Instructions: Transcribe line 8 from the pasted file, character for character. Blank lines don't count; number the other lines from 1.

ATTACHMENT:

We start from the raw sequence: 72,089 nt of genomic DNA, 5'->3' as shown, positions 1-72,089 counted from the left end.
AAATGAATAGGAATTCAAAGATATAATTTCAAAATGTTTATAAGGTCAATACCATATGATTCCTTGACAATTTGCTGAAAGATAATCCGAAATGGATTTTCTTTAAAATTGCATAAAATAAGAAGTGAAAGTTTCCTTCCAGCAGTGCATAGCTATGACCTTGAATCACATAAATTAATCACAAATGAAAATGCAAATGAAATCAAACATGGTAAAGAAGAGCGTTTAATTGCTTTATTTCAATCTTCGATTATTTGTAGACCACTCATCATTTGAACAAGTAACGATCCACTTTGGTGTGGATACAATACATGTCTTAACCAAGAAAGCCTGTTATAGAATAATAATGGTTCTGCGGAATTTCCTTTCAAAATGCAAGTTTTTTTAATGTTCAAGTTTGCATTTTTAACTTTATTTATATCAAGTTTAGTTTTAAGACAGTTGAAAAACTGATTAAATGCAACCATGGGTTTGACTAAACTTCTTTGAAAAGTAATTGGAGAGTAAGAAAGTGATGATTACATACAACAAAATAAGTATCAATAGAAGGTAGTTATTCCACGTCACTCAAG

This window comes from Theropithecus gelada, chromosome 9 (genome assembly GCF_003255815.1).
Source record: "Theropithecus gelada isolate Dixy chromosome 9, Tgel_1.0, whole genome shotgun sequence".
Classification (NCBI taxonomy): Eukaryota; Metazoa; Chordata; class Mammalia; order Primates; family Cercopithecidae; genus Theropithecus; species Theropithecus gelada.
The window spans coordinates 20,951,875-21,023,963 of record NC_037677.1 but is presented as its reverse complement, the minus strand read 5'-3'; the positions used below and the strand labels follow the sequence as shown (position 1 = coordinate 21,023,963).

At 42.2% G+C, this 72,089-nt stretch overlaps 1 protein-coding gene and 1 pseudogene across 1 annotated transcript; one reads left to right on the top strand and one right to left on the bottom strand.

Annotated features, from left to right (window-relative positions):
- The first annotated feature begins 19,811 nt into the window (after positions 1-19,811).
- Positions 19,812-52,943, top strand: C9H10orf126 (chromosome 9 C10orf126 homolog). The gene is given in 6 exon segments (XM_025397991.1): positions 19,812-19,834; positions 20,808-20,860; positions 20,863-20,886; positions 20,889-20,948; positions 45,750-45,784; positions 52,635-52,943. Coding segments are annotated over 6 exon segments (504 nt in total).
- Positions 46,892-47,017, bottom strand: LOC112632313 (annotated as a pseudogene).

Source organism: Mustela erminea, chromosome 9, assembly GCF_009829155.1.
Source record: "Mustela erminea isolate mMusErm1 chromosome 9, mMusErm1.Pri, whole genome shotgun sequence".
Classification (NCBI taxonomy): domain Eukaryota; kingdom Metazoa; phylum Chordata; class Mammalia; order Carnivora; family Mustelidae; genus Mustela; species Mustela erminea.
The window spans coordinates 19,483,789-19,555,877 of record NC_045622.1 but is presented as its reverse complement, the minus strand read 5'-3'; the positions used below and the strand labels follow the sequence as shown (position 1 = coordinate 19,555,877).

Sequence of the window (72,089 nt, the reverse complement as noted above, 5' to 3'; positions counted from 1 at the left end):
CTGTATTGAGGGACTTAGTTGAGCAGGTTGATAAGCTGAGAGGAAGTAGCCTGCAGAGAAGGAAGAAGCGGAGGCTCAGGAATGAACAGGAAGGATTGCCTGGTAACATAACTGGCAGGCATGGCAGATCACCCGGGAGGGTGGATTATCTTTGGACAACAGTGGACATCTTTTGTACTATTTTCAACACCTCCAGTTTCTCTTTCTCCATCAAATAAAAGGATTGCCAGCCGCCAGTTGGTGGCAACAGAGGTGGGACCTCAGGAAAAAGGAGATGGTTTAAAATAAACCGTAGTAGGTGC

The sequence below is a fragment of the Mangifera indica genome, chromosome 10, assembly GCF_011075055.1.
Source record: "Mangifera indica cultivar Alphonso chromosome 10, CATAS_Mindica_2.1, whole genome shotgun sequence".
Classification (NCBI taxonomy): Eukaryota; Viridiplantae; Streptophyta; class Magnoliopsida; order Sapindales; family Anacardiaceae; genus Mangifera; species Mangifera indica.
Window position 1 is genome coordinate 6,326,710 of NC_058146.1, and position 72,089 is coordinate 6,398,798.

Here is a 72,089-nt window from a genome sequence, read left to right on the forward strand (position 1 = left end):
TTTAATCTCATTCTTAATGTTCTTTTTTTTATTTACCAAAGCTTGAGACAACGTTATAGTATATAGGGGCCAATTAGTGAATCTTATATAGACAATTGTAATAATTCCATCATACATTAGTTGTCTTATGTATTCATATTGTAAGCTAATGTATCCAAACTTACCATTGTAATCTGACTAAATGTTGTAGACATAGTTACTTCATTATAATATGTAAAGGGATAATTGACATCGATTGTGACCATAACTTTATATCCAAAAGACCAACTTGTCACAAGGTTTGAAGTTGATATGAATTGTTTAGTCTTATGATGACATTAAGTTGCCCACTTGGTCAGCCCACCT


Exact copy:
Annotated features, from left to right (window-relative positions):